I bought a roll of those tickets they use for raffles. Every time I catch someone doing something good, I let them put their name on the ticket and drop it in the bucket. At the end of the week, I draw and the winners get to choose from a treasure box. The more tickets, the better your chance to win. I began this really for ME: I feel like I'm correcting, correcting all day. This made ME look for the positive and often overlooked efforts that the children were making (helping someone else, doing something without being asked etc.) On an aside: I do keep a list to make sure that everyone's name is drawn at some point. Some Fridays, I keep drawing until everyone gets a prize (no duplicate winners). The crowd goes wild.
Another thing I use the signed tickets for is I will pull a name at random to be the day's line leader, or the person who gets to pick the book we will read after lunch, or someone who gets to choose from the listening center first. So, there are many "mini-drawings" during the week and then one Big Drawing on Fridays.

Kristen said...

Thanks for sharing these ideas. I will definitely be trying the points game with my five-year-old daughter! I enjoy reading your posts so much!

Brandy Thixton said...

What creative ideas! I've started a similar game with my two-year-old. We sing the "Yes Song" because, most of the time, her automatic answer to anything is "NO!" She'll even scream out "NO!" as she's in the process of being obedient.

I'll definitely file the "Yes Game" away for the three-year-old stage!

Kara Lyn said...

GREAT ideas! Thanks for sharing! One thing my kids and I do to get in the car and buckled a little quicker...when each person is done buckling their seat belt they put up their thumb and say, "Thumbs Up!" When all thumbs are up I know it is safe to pull out of the drive or parking lot! I am going to get a jar of Hershey Kisses Right away!

Amy-neighbor said...

love these ideas, can't wait to start using them at here!

Blair said...

What great ideas!
I have been working on the "yes ma'am/sir" with my 2 year old. She is getting pretty good at it, but says "Yes Man!" instead. It always makes me laugh.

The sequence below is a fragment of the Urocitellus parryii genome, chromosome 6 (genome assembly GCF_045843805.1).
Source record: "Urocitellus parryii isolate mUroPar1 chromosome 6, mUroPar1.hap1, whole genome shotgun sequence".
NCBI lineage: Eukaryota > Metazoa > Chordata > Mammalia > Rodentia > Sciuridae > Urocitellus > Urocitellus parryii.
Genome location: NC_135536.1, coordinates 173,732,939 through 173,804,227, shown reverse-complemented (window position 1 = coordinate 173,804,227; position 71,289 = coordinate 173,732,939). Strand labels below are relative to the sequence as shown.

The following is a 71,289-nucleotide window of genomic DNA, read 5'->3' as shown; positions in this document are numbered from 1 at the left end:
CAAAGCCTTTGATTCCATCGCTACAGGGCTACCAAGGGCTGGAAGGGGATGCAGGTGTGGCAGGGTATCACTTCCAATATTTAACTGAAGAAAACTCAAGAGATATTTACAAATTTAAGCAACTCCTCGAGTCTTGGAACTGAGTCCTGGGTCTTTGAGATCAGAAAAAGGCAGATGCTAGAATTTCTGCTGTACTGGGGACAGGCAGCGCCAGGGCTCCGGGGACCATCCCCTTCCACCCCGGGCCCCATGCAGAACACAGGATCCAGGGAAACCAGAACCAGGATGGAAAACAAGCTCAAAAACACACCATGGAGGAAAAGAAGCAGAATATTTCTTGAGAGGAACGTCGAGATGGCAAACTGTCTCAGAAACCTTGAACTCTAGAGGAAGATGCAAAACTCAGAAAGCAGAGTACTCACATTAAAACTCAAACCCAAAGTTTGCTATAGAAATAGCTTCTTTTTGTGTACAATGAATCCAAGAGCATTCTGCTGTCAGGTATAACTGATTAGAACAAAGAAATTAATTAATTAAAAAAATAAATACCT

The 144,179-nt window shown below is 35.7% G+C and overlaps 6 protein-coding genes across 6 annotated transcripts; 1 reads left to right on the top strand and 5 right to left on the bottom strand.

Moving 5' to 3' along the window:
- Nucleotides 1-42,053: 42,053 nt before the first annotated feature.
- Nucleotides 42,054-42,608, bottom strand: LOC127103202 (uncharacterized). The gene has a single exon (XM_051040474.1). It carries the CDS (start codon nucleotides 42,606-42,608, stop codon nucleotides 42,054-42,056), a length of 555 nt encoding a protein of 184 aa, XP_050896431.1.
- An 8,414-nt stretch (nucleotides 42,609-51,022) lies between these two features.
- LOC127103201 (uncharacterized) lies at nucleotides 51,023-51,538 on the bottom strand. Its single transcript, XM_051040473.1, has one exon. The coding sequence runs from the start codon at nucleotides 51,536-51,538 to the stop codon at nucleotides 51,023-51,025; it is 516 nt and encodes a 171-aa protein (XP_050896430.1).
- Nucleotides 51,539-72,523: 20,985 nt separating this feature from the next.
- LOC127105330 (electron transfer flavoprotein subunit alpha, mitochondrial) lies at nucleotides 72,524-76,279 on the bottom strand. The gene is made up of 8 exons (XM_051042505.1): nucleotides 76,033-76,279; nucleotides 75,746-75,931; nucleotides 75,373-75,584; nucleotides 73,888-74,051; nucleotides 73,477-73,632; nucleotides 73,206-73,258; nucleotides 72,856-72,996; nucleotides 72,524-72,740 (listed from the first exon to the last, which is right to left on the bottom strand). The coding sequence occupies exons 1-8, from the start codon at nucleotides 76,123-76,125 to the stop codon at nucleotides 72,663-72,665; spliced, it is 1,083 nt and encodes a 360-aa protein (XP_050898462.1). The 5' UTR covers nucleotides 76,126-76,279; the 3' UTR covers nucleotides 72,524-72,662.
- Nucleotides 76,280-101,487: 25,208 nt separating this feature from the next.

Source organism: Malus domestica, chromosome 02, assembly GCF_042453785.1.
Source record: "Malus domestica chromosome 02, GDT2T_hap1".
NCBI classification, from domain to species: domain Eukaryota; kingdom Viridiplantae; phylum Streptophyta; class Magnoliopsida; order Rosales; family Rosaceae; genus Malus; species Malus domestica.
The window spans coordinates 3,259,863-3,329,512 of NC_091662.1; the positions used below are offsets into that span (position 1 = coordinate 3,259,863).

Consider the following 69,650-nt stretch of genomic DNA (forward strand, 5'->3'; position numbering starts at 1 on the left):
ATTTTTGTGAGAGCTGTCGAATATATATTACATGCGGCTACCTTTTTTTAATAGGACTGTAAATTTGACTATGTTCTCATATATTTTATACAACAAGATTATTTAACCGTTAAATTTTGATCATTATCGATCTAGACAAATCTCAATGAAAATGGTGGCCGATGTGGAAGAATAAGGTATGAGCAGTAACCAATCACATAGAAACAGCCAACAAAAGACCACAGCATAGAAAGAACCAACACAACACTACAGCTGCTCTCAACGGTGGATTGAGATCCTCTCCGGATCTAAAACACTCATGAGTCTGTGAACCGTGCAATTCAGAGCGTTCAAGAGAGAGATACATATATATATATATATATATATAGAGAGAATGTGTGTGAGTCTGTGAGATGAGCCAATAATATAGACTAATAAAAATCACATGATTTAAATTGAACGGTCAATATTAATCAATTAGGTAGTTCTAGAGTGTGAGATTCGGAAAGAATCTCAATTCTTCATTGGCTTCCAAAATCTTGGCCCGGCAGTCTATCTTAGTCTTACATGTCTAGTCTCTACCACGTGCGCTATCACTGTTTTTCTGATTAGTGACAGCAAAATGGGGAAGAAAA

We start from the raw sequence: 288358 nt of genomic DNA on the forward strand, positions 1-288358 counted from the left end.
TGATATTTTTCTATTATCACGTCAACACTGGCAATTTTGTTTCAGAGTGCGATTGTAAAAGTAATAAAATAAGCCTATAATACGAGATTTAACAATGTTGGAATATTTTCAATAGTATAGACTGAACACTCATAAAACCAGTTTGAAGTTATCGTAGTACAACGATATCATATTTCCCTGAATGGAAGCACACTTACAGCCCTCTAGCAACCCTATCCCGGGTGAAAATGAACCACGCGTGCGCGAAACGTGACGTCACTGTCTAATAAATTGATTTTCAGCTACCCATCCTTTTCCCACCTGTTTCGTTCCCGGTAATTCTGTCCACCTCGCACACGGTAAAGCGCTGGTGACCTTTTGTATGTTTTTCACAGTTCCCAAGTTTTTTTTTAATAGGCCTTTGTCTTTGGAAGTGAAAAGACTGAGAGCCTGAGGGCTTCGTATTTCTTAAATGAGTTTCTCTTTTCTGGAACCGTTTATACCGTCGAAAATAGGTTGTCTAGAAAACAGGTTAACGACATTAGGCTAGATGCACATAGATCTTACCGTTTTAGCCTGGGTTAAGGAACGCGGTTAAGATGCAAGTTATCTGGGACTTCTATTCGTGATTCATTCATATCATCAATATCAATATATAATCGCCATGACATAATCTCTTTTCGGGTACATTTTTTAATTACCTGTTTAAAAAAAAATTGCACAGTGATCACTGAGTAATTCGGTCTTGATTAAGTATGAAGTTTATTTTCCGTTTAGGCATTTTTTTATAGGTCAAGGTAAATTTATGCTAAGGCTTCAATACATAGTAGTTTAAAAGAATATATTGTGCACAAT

When my girls get a bit older, I am going to use the Kisses for Kindness.

Liesl said...

Great ideas. I really like the counting to get in the car and the points for Yes...I have a small point system too - or a mark system I call it. I post on the pantry door a list of bad behaviors/manners (potty humor, not staying in seat, tattling, etc.) and good behaviors/manners (kindness, politeness, prompt obedience) for each child. Every time they do something bad they get a mark and everytime they do something good they get a smiley face sticker. After 5 marks or smiley faces they either get said form of punishment or a treat. Of course real grievious offenses (like hitting their sibling or obvious disrespect/defiance) get immediate discipline. Five marks may seem like alot before being disciplined, but on some days they can rack up 5 marks just in a 30 minute mealtime.....

beck'sthree said...

Jennifer, I love the point system for yes/no . . . we've been battling "yeah" for as long as I can remember. Very glad I found your blog through facebook. I've enjoyed reading it the past couple of days.

Kate said...

I LOVE your "Yes Game"!! What a cute idea. I teach first grade, and I think I'll be "borrowing" your game for my classroom this year. Thanks for the great idea. And good luck with your kiddos in school (I'm reading backwards after finding your blog through Whitney's). You sound like a fantastic mom, and your children's teachers will be blessed to have you and your kids as part of the classroom family. :)